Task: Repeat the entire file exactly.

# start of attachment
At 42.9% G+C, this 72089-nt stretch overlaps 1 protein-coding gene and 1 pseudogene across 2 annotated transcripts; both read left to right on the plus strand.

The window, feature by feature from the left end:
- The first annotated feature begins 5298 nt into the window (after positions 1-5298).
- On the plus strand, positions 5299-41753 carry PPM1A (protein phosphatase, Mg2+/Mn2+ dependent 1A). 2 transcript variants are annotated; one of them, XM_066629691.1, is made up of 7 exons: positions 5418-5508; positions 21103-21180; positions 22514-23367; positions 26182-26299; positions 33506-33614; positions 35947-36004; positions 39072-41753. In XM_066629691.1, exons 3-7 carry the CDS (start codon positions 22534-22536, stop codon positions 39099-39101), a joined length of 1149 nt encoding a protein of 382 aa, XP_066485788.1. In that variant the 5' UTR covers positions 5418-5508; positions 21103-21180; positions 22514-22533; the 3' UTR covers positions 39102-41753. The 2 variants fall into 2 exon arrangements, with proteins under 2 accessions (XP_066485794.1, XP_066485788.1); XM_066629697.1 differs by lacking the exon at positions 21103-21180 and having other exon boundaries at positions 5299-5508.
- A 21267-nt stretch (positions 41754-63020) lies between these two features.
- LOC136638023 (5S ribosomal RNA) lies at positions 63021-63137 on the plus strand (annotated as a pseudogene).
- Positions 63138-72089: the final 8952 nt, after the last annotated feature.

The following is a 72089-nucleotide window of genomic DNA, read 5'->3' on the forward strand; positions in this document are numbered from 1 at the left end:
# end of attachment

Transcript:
At 42.9% G+C, this 72089-nt stretch overlaps 1 protein-coding gene and 1 pseudogene across 2 annotated transcripts; both read left to right on the plus strand.

The window, feature by feature from the left end:
- The first annotated feature begins 5298 nt into the window (after positions 1-5298).
- On the plus strand, positions 5299-41753 carry PPM1A (protein phosphatase, Mg2+/Mn2+ dependent 1A). 2 transcript variants are annotated; one of them, XM_066629691.1, is made up of 7 exons: positions 5418-5508; positions 21103-21180; positions 22514-23367; positions 26182-26299; positions 33506-33614; positions 35947-36004; positions 39072-41753. In XM_066629691.1, exons 3-7 carry the CDS (start codon positions 22534-22536, stop codon positions 39099-39101), a joined length of 1149 nt encoding a protein of 382 aa, XP_066485788.1. In that variant the 5' UTR covers positions 5418-5508; positions 21103-21180; positions 22514-22533; the 3' UTR covers positions 39102-41753. The 2 variants fall into 2 exon arrangements, with proteins under 2 accessions (XP_066485794.1, XP_066485788.1); XM_066629697.1 differs by lacking the exon at positions 21103-21180 and having other exon boundaries at positions 5299-5508.
- A 21267-nt stretch (positions 41754-63020) lies between these two features.
- LOC136638023 (5S ribosomal RNA) lies at positions 63021-63137 on the plus strand (annotated as a pseudogene).
- Positions 63138-72089: the final 8952 nt, after the last annotated feature.

The following is a 72089-nucleotide window of genomic DNA, read 5'->3' on the forward strand; positions in this document are numbered from 1 at the left end: